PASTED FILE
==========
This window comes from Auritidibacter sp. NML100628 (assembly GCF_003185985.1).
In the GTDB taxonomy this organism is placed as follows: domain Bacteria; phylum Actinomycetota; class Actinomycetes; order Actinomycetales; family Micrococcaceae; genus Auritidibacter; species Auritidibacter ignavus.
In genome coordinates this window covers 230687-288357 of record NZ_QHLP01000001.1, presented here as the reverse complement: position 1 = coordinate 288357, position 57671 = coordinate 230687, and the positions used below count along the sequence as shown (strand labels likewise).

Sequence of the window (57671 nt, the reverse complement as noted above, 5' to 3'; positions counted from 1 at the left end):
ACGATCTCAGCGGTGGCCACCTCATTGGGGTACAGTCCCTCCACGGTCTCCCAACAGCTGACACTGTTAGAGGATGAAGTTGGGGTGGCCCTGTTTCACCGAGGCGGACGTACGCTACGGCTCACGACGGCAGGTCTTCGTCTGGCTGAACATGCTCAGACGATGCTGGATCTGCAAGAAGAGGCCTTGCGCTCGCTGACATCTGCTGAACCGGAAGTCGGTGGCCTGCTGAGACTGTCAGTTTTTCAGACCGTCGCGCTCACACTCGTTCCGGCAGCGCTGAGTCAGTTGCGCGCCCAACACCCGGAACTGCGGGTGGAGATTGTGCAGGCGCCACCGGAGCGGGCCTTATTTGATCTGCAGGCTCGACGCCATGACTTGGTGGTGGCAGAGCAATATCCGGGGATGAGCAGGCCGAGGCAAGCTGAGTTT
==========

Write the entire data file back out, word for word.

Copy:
This window comes from Auritidibacter sp. NML100628 (assembly GCF_003185985.1).
In the GTDB taxonomy this organism is placed as follows: domain Bacteria; phylum Actinomycetota; class Actinomycetes; order Actinomycetales; family Micrococcaceae; genus Auritidibacter; species Auritidibacter ignavus.
In genome coordinates this window covers 230687-288357 of record NZ_QHLP01000001.1, presented here as the reverse complement: position 1 = coordinate 288357, position 57671 = coordinate 230687, and the positions used below count along the sequence as shown (strand labels likewise).

Sequence of the window (57671 nt, the reverse complement as noted above, 5' to 3'; positions counted from 1 at the left end):
ACGATCTCAGCGGTGGCCACCTCATTGGGGTACAGTCCCTCCACGGTCTCCCAACAGCTGACACTGTTAGAGGATGAAGTTGGGGTGGCCCTGTTTCACCGAGGCGGACGTACGCTACGGCTCACGACGGCAGGTCTTCGTCTGGCTGAACATGCTCAGACGATGCTGGATCTGCAAGAAGAGGCCTTGCGCTCGCTGACATCTGCTGAACCGGAAGTCGGTGGCCTGCTGAGACTGTCAGTTTTTCAGACCGTCGCGCTCACACTCGTTCCGGCAGCGCTGAGTCAGTTGCGCGCCCAACACCCGGAACTGCGGGTGGAGATTGTGCAGGCGCCACCGGAGCGGGCCTTATTTGATCTGCAGGCTCGACGCCATGACTTGGTGGTGGCAGAGCAATATCCGGGGATGAGCAGGCCGAGGCAAGCTGAGTTT